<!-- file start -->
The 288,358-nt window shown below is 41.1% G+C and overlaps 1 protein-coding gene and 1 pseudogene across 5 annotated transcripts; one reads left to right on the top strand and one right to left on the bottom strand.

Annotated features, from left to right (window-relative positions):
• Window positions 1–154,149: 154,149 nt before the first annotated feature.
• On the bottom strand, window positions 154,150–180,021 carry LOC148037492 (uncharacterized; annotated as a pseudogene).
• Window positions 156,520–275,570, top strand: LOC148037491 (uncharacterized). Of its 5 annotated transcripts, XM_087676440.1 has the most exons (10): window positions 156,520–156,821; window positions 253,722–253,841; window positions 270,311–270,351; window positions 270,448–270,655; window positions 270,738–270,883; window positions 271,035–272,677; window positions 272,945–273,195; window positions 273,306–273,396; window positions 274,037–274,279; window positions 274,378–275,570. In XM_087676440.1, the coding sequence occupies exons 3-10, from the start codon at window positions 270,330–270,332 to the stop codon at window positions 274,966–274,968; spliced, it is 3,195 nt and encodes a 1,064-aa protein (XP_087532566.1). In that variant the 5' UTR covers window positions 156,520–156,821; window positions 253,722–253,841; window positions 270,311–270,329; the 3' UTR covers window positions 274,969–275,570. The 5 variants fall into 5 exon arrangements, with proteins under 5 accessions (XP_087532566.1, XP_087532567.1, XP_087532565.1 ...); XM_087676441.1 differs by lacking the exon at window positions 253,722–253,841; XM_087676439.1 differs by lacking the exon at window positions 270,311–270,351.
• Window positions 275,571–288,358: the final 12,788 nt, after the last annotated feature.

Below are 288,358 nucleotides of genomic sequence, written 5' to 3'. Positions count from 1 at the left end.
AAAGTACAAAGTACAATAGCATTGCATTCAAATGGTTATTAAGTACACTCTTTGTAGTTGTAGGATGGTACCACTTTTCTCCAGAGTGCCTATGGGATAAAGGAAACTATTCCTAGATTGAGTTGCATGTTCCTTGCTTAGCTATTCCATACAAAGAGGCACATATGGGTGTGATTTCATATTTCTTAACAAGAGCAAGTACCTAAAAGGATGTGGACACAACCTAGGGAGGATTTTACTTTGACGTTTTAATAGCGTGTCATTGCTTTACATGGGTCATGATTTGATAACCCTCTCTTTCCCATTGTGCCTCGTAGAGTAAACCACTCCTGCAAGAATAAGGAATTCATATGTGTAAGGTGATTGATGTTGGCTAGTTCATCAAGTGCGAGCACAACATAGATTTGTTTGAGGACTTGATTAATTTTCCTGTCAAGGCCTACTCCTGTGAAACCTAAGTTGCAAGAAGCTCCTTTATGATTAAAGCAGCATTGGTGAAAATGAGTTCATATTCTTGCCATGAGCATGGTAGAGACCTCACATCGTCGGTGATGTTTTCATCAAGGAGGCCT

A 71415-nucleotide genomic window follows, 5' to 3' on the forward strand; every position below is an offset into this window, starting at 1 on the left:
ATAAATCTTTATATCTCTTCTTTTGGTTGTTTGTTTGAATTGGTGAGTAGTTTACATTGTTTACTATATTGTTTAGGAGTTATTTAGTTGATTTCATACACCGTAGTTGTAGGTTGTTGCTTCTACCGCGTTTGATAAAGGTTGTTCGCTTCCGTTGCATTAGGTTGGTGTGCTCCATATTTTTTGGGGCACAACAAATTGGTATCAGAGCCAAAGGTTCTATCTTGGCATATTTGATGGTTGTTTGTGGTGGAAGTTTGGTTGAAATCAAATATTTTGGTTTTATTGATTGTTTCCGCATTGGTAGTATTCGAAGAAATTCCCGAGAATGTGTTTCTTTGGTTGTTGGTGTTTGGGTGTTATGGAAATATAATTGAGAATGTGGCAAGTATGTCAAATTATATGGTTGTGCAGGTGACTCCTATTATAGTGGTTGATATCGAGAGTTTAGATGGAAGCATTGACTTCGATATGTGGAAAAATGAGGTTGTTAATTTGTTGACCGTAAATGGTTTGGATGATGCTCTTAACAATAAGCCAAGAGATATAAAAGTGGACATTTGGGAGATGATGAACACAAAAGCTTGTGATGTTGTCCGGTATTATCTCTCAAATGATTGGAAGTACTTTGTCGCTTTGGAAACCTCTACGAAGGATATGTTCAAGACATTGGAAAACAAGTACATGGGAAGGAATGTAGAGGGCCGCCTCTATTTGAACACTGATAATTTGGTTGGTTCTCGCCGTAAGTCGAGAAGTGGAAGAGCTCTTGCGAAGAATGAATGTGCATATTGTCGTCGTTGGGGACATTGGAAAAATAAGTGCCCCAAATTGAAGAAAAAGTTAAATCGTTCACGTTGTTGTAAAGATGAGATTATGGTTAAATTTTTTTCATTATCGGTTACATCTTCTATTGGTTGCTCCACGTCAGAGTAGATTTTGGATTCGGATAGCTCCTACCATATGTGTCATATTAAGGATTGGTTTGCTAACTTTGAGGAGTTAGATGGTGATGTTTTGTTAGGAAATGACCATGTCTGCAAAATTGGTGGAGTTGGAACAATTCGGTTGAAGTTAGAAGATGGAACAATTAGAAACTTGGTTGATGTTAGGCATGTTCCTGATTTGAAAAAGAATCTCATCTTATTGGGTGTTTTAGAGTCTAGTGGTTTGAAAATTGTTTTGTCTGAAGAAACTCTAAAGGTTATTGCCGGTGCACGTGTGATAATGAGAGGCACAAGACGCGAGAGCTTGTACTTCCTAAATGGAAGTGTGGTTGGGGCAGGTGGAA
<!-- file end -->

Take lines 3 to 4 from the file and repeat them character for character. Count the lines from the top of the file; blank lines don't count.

• Window positions 1–154,149: 154,149 nt before the first annotated feature.
• On the bottom strand, window positions 154,150–180,021 carry LOC148037492 (uncharacterized; annotated as a pseudogene).